Tuna salad $8.50CAD
They try and source as much local produce as possible and the simple salad of Island grown greens comes with slices of smoked tuna. This is a smoked tuna loin with pea shoots, sesame seed, baked kelp, wasabi vinaigrette. The wasabi vinaigrette is quite light here and the dried sea kelp was a little too salty to have in one bite and perhaps smaller shreds might have been better.
What better dessert than a chocolate and beer matching plate. Here four house made chocolates are paired with four beers. A stout beer is paired with "Just a little stout" chocolate; a kolsch is paired with a "Lemon drop" chocolate; the nut brown ale is paired with the "Aphrodisiac" chocolate (dark chocolate, lavender and peppercorns) and lastly the Cascadia dark ale is paired with the "Salt lick" chocolate made with honey and sea salt. There are preferences although all chocolate do taste great with the beers.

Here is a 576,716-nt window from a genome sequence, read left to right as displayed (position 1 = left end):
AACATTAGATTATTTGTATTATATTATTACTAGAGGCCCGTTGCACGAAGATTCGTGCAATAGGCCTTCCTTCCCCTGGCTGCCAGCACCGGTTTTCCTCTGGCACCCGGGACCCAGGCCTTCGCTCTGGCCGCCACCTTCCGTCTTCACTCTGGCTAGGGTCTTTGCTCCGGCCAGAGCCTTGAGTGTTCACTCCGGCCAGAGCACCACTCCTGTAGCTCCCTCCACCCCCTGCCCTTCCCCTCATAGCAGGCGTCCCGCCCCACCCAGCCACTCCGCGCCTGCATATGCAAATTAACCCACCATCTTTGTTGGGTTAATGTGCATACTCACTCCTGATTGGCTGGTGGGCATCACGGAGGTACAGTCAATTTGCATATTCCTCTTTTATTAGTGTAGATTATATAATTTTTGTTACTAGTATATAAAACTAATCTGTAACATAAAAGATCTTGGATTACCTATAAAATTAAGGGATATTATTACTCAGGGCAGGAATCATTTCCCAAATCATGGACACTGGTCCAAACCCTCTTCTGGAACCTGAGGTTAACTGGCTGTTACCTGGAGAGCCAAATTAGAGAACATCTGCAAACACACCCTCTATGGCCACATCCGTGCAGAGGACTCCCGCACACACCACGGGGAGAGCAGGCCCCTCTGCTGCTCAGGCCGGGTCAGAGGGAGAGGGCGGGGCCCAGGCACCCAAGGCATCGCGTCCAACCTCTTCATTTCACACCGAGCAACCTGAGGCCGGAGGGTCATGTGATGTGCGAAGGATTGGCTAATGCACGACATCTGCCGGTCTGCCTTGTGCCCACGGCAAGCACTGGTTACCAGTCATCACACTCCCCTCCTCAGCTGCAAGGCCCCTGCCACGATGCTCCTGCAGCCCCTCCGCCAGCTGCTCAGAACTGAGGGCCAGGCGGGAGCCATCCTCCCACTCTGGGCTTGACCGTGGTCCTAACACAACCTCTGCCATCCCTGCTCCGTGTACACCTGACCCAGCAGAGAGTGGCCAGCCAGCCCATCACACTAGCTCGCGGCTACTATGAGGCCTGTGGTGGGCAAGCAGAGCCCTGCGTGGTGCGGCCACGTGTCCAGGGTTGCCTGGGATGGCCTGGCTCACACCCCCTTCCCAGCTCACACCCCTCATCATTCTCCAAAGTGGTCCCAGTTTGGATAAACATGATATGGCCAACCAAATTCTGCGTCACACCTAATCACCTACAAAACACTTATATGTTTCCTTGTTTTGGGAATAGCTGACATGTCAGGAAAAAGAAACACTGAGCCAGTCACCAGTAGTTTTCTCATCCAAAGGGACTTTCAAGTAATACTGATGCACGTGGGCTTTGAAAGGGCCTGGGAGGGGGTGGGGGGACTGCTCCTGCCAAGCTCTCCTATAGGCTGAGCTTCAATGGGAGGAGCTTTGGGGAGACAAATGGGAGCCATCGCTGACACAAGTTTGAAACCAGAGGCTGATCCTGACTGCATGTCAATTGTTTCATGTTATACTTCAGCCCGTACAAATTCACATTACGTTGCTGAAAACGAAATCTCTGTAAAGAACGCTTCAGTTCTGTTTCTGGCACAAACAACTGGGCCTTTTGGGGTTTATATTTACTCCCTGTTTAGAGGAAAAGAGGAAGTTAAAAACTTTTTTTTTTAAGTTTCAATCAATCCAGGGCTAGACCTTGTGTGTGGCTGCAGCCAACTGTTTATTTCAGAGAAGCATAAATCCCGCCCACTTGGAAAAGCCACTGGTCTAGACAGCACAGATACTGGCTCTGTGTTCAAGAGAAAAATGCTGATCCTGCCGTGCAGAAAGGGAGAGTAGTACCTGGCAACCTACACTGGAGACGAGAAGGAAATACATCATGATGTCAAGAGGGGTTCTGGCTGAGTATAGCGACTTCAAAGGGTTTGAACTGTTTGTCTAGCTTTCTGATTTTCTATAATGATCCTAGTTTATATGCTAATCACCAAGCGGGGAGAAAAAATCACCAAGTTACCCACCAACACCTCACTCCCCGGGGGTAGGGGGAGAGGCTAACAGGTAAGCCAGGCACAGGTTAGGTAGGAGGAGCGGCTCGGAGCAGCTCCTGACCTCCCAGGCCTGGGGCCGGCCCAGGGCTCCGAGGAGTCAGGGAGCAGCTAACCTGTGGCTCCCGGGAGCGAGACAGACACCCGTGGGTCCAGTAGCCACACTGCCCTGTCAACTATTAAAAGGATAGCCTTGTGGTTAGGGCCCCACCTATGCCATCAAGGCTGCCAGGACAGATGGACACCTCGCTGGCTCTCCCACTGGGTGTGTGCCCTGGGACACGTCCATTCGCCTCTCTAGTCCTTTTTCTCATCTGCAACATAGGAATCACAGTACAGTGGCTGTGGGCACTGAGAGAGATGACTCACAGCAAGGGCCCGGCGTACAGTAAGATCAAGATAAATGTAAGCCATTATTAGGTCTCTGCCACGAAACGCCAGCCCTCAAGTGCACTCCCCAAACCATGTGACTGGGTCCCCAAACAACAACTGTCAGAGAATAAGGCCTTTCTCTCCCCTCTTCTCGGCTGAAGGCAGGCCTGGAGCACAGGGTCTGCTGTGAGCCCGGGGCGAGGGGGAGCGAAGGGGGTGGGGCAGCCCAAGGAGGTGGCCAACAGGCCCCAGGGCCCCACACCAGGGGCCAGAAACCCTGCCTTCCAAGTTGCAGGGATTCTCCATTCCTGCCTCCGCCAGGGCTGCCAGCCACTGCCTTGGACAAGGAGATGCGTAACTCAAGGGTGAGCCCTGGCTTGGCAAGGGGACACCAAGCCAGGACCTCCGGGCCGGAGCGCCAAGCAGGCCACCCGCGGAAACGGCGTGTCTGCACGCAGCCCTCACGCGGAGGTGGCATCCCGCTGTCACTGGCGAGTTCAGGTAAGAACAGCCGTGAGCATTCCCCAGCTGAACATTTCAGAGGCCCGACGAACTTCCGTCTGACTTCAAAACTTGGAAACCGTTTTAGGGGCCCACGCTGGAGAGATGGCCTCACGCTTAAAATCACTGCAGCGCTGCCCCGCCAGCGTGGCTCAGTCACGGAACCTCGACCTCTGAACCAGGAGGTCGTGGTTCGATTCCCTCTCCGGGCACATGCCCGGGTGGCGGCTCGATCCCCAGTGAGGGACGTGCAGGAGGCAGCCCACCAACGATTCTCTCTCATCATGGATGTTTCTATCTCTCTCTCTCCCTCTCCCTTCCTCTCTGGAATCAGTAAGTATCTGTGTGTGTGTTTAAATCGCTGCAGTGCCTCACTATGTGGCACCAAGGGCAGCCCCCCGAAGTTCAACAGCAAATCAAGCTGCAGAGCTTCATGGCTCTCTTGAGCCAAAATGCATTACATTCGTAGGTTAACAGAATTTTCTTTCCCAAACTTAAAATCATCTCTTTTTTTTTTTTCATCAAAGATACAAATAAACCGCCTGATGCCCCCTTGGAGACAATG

It may be the lack of sleep or the satisfying food but I sleep well that evening. The next morning a seaplane's flutter creeps through the twilight of my dreams and shortly later a ferry fog horn bursts through loud and proud. I wake remember where I am.
So tell me Dear Reader, are you a cold weather or warm weather person? And what temperature is the coldest you've ever experienced?
NQN explored British Columbia as a guest of the Canadian Tourism Commission
Victoria Public Market
1701 Douglas St, Victoria, BC V8W 0C1, Canada
Sunday 9:30 am - 5:00 pm
Tuesday to Saturday 9:30 am - 6:30 pm
Inn At Laurel Point
680 Montreal St, Victoria, BC V8V 1Z8, Canada
Spinnakers Gastro Pub
308 Catherine Street. Victoria, BC V9A 3S8, Canada
Phone number +1-250-386-2739